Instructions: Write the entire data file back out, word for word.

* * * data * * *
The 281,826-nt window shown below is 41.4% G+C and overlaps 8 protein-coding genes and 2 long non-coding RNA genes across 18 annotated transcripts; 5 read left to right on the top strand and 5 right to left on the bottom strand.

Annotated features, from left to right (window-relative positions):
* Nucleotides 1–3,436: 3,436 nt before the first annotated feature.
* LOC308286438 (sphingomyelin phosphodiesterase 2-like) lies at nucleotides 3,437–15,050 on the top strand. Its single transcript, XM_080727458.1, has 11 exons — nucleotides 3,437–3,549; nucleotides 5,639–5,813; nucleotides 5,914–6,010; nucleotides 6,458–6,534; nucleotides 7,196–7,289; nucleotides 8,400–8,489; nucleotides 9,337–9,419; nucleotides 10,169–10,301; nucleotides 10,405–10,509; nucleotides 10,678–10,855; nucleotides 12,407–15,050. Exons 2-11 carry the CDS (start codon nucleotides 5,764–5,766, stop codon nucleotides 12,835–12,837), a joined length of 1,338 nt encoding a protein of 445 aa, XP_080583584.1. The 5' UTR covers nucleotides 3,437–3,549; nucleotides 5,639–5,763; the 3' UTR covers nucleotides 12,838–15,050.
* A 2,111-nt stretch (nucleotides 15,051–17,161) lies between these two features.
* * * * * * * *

The 281,826-nt window shown below is 41.4% G+C and overlaps 8 protein-coding genes and 2 long non-coding RNA genes across 18 annotated transcripts; 5 read left to right on the top strand and 5 right to left on the bottom strand.

Annotated features, from left to right (window-relative positions):
* Nucleotides 1–3,436: 3,436 nt before the first annotated feature.
* LOC308286438 (sphingomyelin phosphodiesterase 2-like) lies at nucleotides 3,437–15,050 on the top strand. Its single transcript, XM_080727458.1, has 11 exons — nucleotides 3,437–3,549; nucleotides 5,639–5,813; nucleotides 5,914–6,010; nucleotides 6,458–6,534; nucleotides 7,196–7,289; nucleotides 8,400–8,489; nucleotides 9,337–9,419; nucleotides 10,169–10,301; nucleotides 10,405–10,509; nucleotides 10,678–10,855; nucleotides 12,407–15,050. Exons 2-11 carry the CDS (start codon nucleotides 5,764–5,766, stop codon nucleotides 12,835–12,837), a joined length of 1,338 nt encoding a protein of 445 aa, XP_080583584.1. The 5' UTR covers nucleotides 3,437–3,549; nucleotides 5,639–5,763; the 3' UTR covers nucleotides 12,838–15,050.
* A 2,111-nt stretch (nucleotides 15,051–17,161) lies between these two features.